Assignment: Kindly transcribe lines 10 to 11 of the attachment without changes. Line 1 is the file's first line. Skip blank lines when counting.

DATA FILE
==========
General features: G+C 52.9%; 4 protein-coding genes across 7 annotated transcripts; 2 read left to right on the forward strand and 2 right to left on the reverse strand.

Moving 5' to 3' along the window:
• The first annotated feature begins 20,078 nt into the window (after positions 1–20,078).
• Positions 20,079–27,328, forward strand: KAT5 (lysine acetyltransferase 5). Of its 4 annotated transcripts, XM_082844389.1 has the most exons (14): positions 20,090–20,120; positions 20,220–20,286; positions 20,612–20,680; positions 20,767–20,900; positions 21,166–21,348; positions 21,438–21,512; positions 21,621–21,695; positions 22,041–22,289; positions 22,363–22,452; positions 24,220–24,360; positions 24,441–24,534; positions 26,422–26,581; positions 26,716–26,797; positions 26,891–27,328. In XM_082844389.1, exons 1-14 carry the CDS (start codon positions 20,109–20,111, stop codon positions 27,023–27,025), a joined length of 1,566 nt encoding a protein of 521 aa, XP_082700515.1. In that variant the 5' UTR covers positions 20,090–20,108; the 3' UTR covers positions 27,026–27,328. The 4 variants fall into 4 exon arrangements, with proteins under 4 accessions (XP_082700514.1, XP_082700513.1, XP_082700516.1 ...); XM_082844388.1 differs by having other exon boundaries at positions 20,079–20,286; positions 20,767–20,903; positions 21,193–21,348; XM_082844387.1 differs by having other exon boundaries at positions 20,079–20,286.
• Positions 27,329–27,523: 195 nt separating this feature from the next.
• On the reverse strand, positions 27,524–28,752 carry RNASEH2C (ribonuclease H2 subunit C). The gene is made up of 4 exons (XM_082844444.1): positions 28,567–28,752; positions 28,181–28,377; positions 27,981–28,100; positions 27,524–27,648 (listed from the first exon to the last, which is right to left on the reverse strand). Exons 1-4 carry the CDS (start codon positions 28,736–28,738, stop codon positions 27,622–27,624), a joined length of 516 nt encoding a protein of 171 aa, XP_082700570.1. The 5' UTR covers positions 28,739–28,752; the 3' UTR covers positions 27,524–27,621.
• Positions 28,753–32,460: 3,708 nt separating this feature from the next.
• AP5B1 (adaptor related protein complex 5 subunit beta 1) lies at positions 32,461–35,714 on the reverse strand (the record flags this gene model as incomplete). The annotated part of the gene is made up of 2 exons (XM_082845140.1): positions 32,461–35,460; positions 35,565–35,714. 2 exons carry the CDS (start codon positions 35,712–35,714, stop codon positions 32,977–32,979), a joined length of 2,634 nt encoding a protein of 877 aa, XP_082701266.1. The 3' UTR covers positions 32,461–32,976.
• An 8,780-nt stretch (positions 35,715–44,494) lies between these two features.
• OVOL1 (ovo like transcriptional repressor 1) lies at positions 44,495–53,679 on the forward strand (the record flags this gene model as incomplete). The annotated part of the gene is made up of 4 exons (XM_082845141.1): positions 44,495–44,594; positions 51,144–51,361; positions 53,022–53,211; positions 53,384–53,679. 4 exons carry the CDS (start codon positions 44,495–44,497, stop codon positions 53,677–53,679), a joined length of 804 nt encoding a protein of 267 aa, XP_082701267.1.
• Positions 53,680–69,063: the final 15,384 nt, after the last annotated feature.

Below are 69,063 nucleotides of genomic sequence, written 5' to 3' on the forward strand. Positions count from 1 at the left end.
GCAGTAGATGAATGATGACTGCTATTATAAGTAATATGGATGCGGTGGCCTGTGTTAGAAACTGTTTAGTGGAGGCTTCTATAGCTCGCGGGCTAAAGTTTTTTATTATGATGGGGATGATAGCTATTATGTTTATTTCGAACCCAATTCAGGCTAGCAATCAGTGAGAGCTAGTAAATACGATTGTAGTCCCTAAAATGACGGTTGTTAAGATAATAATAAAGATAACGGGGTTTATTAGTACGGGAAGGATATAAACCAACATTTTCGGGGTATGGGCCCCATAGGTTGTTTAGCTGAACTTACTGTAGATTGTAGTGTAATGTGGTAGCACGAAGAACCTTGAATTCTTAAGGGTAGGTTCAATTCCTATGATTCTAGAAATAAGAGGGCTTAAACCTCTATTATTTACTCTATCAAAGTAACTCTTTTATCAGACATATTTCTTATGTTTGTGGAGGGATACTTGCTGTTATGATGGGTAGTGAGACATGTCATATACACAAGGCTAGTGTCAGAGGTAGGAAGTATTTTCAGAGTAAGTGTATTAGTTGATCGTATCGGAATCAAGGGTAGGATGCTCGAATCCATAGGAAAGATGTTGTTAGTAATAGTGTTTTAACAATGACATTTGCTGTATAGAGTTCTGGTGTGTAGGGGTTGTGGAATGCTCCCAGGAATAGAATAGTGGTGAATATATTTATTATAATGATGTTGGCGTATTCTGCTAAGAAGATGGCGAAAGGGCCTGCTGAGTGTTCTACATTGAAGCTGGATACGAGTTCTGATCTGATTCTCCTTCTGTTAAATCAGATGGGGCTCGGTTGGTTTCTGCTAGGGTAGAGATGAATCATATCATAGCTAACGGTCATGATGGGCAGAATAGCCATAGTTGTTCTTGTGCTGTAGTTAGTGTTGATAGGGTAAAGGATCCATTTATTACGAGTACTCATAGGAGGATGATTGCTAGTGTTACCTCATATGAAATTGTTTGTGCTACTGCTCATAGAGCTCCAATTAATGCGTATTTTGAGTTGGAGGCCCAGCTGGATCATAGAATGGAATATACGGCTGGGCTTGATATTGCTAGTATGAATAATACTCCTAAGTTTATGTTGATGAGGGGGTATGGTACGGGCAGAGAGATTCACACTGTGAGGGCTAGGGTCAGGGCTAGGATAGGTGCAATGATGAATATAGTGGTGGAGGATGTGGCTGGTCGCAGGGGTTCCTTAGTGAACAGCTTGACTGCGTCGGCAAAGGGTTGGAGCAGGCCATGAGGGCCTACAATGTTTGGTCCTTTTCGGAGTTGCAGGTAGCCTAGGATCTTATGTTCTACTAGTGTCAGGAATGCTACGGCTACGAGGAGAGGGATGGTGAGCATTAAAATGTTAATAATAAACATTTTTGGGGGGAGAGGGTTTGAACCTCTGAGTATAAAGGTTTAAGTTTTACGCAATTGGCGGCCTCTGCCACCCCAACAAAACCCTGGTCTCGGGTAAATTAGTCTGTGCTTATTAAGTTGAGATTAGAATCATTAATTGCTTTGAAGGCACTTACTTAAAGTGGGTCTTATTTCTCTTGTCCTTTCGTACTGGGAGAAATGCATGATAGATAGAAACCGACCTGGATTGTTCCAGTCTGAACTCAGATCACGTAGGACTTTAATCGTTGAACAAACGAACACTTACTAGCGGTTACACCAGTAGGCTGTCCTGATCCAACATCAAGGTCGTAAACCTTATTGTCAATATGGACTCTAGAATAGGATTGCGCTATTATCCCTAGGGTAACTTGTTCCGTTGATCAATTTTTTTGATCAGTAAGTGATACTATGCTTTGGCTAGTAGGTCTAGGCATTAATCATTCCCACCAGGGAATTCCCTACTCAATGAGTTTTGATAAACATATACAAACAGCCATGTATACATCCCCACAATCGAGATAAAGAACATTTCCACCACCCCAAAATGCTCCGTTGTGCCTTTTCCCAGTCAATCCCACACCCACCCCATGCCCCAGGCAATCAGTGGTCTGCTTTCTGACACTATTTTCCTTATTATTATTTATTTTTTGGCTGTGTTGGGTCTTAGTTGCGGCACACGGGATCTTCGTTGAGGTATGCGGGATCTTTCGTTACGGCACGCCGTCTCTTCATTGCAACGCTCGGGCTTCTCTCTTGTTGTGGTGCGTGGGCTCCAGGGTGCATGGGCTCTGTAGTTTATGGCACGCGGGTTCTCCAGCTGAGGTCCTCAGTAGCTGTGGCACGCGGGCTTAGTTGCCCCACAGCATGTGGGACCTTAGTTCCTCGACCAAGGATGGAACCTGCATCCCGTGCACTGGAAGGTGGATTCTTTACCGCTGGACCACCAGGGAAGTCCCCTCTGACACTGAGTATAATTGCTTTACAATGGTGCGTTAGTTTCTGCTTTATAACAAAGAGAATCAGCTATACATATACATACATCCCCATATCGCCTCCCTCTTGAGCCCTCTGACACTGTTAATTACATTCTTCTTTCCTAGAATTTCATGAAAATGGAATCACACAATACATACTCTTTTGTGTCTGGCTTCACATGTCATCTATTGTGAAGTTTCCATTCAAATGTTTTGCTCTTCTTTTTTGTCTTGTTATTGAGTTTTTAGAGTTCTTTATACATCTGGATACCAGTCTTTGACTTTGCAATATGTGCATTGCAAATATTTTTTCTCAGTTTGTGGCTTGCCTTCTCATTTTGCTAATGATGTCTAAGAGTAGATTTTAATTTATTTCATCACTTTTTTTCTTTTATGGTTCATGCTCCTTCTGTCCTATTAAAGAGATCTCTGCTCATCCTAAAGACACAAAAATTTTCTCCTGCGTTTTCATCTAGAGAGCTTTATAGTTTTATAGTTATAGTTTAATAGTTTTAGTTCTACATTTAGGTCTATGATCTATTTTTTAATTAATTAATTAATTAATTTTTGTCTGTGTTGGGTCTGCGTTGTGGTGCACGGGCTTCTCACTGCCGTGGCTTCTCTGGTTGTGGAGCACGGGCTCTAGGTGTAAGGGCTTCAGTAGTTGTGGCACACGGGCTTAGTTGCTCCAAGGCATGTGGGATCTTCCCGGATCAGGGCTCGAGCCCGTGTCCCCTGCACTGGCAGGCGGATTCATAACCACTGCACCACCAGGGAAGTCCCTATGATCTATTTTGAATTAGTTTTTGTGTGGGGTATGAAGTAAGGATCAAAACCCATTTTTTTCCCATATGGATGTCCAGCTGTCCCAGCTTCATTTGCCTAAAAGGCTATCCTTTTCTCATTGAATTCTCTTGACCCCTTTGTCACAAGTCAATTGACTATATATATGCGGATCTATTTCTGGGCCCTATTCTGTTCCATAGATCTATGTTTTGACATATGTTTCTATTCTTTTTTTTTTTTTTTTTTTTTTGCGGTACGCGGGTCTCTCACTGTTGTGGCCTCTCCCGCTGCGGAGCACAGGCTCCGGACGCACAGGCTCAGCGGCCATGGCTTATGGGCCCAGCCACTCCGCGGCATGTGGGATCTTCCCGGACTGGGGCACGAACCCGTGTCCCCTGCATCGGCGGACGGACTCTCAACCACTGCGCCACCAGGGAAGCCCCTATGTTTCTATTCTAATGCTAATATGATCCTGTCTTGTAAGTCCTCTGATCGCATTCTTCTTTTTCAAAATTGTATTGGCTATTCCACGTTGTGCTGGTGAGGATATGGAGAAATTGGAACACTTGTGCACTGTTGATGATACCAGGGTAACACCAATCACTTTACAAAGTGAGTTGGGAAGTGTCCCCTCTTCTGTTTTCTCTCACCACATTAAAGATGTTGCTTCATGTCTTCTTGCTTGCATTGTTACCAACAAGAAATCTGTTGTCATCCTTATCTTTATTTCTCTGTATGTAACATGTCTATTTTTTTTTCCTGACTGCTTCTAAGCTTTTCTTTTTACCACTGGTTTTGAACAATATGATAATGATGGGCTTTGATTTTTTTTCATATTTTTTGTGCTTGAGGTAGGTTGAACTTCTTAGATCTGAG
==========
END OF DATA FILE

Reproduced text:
• OVOL1 (ovo like transcriptional repressor 1) lies at positions 44,495–53,679 on the forward strand (the record flags this gene model as incomplete). The annotated part of the gene is made up of 4 exons (XM_082845141.1): positions 44,495–44,594; positions 51,144–51,361; positions 53,022–53,211; positions 53,384–53,679. 4 exons carry the CDS (start codon positions 44,495–44,497, stop codon positions 53,677–53,679), a joined length of 804 nt encoding a protein of 267 aa, XP_082701267.1.
• Positions 53,680–69,063: the final 15,384 nt, after the last annotated feature.